second bass voices In It ; baritones cannot be expected to give the solidity
that Is necessary as the ground work
for chorus singing. The altos sang
with confidence, and produced some
rich effects, especially In "The Slumber Song." The soprano section un-
ottestlonably carried off the palm.
Never have the sopranos of the Musical Society sung with such confidence and with such decision. High
notes were attacked without timidity, and the effect was one of precision without shrillness of Intonation.
The asslstlnir artists, Miss Una Calvert, pianist, Miss Joy Calvert, violinist, and Miss Mav Tnylor, vocalist, all
performed ndmlrsbly and each was encored. Miss Ida Kerr and Miss Gertrude Dowslev al the piano, accompanied Ihe Olee Club and Orchestra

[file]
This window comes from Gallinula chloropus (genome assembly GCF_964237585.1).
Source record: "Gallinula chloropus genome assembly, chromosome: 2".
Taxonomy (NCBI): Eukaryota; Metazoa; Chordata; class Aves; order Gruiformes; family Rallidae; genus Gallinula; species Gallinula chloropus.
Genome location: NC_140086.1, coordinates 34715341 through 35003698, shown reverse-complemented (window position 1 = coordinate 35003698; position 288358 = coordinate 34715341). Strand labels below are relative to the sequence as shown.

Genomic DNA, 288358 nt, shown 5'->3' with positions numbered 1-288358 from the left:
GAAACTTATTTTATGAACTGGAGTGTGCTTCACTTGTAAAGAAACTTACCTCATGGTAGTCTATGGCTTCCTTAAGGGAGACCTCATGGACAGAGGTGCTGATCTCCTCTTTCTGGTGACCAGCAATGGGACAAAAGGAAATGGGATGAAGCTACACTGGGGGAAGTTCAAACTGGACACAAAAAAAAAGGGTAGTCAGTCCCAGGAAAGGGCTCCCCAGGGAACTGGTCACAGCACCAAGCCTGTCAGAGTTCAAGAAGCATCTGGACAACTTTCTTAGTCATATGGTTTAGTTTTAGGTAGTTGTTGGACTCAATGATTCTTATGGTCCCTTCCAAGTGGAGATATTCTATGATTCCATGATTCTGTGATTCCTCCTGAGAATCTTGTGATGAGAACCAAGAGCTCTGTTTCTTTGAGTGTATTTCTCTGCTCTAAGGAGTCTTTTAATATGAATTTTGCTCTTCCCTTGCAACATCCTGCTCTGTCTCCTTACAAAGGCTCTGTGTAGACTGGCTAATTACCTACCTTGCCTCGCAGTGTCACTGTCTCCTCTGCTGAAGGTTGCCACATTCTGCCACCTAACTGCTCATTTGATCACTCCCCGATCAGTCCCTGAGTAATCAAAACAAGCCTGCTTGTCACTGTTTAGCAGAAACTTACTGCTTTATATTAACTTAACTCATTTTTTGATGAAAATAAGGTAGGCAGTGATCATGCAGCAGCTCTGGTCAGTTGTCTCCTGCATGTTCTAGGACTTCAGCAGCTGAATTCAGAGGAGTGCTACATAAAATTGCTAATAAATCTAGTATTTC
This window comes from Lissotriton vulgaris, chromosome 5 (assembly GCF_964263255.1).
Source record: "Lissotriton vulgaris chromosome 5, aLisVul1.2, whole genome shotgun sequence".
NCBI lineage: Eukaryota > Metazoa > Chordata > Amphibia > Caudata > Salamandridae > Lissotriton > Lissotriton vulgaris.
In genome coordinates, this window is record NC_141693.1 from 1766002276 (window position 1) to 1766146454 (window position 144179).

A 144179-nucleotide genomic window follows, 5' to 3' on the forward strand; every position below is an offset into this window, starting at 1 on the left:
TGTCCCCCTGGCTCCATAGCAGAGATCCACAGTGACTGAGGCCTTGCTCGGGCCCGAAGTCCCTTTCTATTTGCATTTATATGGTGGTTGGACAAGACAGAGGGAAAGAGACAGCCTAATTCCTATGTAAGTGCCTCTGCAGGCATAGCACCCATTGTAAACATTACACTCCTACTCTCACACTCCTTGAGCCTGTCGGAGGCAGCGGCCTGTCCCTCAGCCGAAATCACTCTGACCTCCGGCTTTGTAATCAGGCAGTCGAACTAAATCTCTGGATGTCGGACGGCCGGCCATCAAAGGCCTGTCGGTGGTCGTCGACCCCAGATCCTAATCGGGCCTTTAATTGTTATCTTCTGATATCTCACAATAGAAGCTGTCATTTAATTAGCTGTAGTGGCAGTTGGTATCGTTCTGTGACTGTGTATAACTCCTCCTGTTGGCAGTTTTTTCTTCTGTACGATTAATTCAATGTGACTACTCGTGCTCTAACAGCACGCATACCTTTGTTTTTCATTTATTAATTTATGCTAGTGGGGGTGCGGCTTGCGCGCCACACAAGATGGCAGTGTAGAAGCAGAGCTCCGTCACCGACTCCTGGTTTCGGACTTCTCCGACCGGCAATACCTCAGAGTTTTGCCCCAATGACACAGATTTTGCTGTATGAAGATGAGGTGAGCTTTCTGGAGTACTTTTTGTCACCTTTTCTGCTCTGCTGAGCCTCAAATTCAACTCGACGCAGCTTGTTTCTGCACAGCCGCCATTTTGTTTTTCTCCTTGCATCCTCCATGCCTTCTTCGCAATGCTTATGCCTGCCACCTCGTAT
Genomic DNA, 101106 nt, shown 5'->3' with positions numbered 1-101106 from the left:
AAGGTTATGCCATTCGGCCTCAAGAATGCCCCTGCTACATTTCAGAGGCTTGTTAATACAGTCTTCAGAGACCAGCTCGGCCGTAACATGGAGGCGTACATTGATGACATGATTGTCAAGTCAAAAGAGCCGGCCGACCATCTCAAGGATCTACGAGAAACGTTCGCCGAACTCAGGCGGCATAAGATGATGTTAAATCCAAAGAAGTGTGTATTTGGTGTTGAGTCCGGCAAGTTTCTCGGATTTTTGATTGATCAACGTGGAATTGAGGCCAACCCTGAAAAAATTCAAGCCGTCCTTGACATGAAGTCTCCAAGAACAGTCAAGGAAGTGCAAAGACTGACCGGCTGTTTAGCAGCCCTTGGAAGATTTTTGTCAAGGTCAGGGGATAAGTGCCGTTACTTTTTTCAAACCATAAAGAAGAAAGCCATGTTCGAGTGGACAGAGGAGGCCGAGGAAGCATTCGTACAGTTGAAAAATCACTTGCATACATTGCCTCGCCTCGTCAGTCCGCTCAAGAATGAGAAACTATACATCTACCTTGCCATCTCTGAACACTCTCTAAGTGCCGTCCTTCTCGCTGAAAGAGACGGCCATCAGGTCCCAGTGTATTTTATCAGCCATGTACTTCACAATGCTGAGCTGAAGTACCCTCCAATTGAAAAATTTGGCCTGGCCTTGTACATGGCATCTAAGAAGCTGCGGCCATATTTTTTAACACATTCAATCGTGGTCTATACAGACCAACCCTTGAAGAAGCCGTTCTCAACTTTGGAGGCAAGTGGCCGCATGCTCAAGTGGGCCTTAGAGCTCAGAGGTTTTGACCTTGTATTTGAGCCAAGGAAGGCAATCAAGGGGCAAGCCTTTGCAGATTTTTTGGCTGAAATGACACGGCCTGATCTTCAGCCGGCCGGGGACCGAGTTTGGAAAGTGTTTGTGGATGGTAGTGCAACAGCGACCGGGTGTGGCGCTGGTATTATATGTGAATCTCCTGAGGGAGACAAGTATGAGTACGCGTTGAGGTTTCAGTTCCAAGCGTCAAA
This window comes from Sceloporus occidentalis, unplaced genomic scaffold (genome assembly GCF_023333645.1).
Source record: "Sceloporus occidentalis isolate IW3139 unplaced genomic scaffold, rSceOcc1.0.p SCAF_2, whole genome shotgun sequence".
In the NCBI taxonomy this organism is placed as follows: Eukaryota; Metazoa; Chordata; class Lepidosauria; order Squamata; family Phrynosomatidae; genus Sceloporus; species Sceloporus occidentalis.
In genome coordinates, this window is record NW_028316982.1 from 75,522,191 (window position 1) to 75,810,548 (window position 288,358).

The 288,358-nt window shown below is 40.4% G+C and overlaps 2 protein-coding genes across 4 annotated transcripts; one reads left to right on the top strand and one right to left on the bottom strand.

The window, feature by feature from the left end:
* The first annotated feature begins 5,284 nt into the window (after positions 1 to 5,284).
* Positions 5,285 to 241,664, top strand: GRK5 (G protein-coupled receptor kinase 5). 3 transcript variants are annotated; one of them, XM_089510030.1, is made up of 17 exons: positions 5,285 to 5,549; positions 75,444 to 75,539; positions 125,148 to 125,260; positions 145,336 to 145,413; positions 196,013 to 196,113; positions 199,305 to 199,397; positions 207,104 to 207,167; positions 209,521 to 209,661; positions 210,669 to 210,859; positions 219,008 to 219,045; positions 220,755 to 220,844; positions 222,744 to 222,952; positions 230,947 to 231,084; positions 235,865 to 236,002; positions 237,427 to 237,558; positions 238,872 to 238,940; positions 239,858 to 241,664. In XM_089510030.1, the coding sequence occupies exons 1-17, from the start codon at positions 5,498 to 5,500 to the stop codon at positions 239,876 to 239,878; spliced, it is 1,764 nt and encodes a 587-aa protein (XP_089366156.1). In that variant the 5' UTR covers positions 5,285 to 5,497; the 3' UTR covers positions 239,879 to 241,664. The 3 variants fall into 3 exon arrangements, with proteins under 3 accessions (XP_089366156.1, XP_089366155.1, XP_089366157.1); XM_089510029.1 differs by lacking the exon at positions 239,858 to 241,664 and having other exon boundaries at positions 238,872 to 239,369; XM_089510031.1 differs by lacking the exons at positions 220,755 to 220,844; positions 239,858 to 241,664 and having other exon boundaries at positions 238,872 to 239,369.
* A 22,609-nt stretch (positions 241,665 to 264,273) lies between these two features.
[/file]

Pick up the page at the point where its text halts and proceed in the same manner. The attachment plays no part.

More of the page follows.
respectively, wllh taste and Judgment.
Kind Old Gentleman; "Old 'urns
break 'inn little dollv?"
Sweet Child: Yes. Why the hell do
they make the damn things ho fragile,
anyway?"
smm
"You and I"
Is a Joed show. It has
gone over big and scored
s real hit.
You'll score s big hit,
too, at your various
"shows and "•ffalr."
In the social world, if
you call us in to help.
Invitations, Programs,
Favors, etc., of the better kind.
Be Sure To Visit
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SPORT NEWS
RUGGERS WIN
PERMANENT CUP
(Continued from Page 1)
Varsity had It all over Saint Marks
like a tent and the motto of the "ealy
bird gettlns the worm" was clearly
demonstated by the students, because
(their superior condition was a direct
rosult of the 7 am. practises. The
collegians had more aggressiveness
than their opponents, although the red
and white squad pulled off some neat
plays.
Varsity opened the scoring when
Sohults grabbed the tall from a St.
Marks fumble thirty yards out. The
VnrsltyMcKeohnle star plunged over